Calls To Action
The location and text on your call to action buttons matters. These are subtle parts of your web design, but can have very real implications on how you funnel users through your website. CTA text should be welcoming without being vague, and buttons should be always visible without being intrusive.
It’s important to know when live chat options are helpful and when they may detract from the clarity of a site. Service and product based organisations often need to be able to answer questions or provide a basic quote. This immediate service means that users are less likely to put your site on the back burner to enquire later.
Comments and feedback
Endorsements increase the appeal of a product or service. So your website should be designed to encourage comments and reviews on product and blog pages. Make it easy for your customers to interact with you in this way, and be responsive when they do. You could offer incentives to encourage your users to engage more with you, by offering freebies or customer status levels.
The user’s journey through your website comes down to more than just a quick load speed. Although we know how important this is, there are further elements to user experience that will bring them back again and again.
To create an immersive experience for your users, you have to know what information is most important to them. Have a clear hierarchy to emphasise important content. You can then offer related content or products to retain attention for longer. Place links to the side so that it’s easy to access related content. Similarly you must make it easy to navigate back home to avoid your user getting lost. As single page websites become more popular, with creative scrolling options, this is even more important. So keep a visible route to the top of each section. Avoid dead ends to keep the journey going, even after a checkout!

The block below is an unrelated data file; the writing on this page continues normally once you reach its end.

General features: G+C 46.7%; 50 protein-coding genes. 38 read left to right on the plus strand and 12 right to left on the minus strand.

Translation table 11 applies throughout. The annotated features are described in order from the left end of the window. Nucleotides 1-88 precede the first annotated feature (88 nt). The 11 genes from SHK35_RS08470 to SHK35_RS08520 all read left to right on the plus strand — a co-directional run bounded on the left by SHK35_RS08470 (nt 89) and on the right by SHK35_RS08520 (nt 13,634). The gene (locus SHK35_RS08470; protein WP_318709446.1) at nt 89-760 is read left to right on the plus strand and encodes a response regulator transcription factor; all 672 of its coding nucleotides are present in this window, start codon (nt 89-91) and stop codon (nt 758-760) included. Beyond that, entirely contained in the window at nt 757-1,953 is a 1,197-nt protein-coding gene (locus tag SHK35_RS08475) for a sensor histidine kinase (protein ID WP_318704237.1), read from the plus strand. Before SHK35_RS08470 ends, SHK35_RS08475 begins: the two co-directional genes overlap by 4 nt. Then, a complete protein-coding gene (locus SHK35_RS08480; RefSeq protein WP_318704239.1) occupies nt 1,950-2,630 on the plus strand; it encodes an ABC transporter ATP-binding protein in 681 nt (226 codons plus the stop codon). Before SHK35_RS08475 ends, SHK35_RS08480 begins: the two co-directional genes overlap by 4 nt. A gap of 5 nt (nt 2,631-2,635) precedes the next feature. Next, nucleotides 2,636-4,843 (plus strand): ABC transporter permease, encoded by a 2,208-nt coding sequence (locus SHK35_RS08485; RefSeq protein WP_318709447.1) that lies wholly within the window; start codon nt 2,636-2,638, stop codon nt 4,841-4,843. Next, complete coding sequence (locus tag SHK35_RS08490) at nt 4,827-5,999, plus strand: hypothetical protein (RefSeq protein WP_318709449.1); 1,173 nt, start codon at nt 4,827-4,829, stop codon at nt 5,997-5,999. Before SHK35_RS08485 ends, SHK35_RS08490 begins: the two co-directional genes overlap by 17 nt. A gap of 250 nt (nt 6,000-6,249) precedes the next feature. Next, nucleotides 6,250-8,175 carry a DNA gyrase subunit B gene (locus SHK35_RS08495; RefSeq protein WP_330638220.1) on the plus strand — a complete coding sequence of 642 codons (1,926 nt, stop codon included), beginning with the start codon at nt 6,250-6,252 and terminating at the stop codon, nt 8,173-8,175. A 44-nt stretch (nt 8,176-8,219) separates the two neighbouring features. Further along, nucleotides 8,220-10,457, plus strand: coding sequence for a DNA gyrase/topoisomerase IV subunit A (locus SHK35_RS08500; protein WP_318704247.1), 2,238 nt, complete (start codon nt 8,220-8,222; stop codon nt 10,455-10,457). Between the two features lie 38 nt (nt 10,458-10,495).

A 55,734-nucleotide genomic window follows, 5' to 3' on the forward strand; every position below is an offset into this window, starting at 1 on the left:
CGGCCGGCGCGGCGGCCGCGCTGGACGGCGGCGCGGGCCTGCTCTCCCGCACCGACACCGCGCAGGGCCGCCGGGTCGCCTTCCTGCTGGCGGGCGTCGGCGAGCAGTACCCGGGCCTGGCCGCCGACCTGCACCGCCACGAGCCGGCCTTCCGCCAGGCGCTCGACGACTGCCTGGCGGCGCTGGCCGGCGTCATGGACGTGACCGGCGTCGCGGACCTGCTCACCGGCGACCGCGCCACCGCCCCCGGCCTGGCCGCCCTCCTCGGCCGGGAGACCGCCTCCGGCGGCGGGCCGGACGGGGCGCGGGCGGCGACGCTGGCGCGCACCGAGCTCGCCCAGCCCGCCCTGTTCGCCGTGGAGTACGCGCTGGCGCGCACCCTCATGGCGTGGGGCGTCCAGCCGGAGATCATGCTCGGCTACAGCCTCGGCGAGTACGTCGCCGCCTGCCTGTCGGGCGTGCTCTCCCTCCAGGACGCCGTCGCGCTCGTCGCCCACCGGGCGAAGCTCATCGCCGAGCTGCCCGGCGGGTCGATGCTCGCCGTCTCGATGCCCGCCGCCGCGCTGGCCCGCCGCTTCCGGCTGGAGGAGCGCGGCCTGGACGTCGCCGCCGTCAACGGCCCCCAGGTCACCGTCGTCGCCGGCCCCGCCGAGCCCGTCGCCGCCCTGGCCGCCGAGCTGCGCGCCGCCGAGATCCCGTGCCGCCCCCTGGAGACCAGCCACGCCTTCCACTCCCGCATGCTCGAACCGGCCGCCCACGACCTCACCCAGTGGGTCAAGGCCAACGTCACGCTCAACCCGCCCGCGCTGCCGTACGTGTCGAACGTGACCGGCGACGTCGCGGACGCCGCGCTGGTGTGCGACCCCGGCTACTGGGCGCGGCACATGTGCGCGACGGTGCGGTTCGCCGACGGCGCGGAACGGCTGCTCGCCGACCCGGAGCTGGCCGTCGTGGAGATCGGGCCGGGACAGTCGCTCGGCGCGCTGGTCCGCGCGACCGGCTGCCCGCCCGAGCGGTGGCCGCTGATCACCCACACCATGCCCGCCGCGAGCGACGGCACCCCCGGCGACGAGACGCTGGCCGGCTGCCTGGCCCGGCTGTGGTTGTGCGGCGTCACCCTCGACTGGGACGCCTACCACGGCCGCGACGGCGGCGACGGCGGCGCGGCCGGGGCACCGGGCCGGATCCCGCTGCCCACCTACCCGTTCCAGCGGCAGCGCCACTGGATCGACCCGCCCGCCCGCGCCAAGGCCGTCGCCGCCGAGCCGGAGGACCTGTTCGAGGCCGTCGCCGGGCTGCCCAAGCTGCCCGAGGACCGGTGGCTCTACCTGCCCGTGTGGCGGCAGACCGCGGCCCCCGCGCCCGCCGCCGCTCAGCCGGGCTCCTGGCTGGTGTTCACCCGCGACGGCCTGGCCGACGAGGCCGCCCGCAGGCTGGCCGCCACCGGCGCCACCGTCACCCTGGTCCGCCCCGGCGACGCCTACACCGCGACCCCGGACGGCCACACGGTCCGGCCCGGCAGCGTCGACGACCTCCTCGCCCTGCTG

Your web design must have your customer demographic at heart. There’s no point in having appeal to a swathe of people who will never buy from you. So use surveys and polls to understand the priorities of your key users. Put some focus on post-sale care here, this way you can ensure that the feedback is from your actual customers. Keep it simple and quick.
Essentially, your web design should present a sheen of simplicity at first sight. This clarity isn’t challenging to users, and makes them comfortable. Then, the location of links and journey that you guide your users on should offer subtle opportunities to move deeper into your website with engaging content. Lastly, empower the user to have their say. These methods all work towards creating an ongoing relationship. At Planetwide City we have the expertise help you to build these positive relationships, just get in touch to make a start.